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Employment Options For Adults With a Disability

Differently abled coworkers in office

There are plenty of opportunities for adults with a disability to join the workforce. A variety of protections, employment options and assistance programs can help ensure a positive employment experience and equal opportunities in the workplace.

Employment protections for adults with a disability

Whether you’re looking for employment or already have a job, know that your rights are protected. There are several laws to protect adults with a disability in the workforce, including the Americans With Disabilities Act.

To ensure equal work opportunities for those with disabilities, the ADA requires employers with 15 or more employees to provide reasonable accommodations for otherwise qualified applicants with special needs. For more information and assistance, contact the ADA National Network at 800-949-4232.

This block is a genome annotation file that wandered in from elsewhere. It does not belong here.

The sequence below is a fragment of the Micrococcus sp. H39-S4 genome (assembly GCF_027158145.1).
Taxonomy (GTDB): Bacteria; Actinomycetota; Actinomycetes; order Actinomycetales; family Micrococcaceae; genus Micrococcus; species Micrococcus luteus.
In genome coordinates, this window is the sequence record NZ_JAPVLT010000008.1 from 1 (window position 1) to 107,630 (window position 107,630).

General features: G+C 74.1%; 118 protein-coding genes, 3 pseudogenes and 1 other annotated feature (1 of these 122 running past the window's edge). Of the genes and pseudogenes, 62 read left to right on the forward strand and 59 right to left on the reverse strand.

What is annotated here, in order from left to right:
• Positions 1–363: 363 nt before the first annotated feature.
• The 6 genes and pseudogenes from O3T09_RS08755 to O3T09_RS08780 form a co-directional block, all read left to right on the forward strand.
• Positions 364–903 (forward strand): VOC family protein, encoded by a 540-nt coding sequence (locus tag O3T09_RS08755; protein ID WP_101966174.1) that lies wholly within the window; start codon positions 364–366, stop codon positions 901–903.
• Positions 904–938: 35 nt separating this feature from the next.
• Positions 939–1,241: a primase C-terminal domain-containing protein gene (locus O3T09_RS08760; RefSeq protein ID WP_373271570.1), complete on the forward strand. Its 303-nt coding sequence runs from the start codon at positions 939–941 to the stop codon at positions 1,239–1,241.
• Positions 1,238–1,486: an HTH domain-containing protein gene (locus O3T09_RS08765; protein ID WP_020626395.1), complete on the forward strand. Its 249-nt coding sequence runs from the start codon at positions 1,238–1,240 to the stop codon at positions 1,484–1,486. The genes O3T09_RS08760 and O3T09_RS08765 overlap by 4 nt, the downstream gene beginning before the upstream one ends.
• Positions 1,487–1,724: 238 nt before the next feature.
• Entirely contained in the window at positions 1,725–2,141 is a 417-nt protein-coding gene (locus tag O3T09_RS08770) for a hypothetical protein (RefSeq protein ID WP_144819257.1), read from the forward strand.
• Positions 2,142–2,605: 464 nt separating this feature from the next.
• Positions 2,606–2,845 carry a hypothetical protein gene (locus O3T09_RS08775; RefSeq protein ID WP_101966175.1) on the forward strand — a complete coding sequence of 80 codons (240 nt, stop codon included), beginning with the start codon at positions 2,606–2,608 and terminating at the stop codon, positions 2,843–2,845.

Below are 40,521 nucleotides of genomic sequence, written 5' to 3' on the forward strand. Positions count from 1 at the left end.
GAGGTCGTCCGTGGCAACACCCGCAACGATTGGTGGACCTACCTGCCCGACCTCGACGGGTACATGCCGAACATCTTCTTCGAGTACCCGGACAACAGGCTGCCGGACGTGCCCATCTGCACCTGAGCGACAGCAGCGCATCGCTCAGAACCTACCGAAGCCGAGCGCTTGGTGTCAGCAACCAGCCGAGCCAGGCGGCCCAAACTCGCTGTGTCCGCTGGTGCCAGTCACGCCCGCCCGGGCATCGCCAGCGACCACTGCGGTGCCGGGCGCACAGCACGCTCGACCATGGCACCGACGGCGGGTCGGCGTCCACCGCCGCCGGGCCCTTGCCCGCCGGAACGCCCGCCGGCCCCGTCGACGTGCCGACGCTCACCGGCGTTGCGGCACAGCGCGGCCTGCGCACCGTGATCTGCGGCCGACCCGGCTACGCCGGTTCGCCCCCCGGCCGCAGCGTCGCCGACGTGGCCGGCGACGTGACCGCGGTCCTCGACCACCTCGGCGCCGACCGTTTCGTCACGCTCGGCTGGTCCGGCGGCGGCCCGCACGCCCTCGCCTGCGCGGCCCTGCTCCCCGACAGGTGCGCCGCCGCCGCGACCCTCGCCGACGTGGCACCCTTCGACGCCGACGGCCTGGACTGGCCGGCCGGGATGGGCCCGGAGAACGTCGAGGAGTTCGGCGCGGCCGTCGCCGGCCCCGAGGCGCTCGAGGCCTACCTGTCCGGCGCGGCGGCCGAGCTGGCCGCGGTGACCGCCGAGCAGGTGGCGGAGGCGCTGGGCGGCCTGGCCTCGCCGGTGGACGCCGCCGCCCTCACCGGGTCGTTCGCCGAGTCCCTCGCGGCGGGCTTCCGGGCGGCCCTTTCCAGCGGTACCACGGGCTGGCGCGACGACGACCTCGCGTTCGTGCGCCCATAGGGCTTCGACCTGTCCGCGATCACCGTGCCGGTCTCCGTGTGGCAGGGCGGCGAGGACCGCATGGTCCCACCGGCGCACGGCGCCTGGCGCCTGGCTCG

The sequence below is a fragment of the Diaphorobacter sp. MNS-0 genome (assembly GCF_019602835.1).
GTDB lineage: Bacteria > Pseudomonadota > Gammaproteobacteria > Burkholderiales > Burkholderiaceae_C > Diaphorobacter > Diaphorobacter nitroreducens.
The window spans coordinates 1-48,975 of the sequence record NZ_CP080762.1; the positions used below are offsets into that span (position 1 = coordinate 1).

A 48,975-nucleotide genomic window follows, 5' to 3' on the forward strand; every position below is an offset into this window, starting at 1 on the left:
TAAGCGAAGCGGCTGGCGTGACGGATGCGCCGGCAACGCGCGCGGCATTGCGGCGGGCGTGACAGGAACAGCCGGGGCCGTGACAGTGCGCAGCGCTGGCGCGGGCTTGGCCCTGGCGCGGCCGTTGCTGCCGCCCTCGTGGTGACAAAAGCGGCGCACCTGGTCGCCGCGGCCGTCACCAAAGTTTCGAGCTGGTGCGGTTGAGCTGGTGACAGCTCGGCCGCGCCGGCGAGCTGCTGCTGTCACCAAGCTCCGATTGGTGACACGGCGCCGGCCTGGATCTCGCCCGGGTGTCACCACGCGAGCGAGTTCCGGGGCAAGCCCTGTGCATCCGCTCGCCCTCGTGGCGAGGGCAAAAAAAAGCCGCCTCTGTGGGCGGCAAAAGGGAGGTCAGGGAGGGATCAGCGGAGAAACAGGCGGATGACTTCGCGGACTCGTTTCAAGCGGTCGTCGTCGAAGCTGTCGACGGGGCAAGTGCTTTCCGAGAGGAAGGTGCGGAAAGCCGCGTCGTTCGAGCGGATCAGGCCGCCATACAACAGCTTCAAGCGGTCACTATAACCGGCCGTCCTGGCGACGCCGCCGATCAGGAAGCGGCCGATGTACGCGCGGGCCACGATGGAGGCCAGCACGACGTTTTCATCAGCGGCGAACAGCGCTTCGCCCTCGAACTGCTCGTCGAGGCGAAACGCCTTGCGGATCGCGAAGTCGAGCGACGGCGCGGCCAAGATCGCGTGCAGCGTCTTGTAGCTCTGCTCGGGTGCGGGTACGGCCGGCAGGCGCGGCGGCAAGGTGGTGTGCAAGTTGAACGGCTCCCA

Employers may not ask about disabilities, so it’s up to you to disclose that information and provide the necessary supporting documentation. Include any accommodations you need to help improve your job performance.

Reasonable accommodations are generally free or low-cost solutions that the employer can provide to remove barriers that may exclude someone from employment. If an accommodation imposes an undue hardship based on the difficulty or expense when compared to the size, financial resources, nature or structure of a business, employers are not required to provide reasonable accommodation. For more information about accommodations, visit the Job Accommodation Network.

The Equal Employment Opportunity Commission enforces federal laws that prohibit employment discrimination due to race, color, religion, sex, national origin, age or disability. If you experience discrimination and the workplace due to your disability, you can file a complaint with the EEOC to be evaluated to see if it is covered under federal law.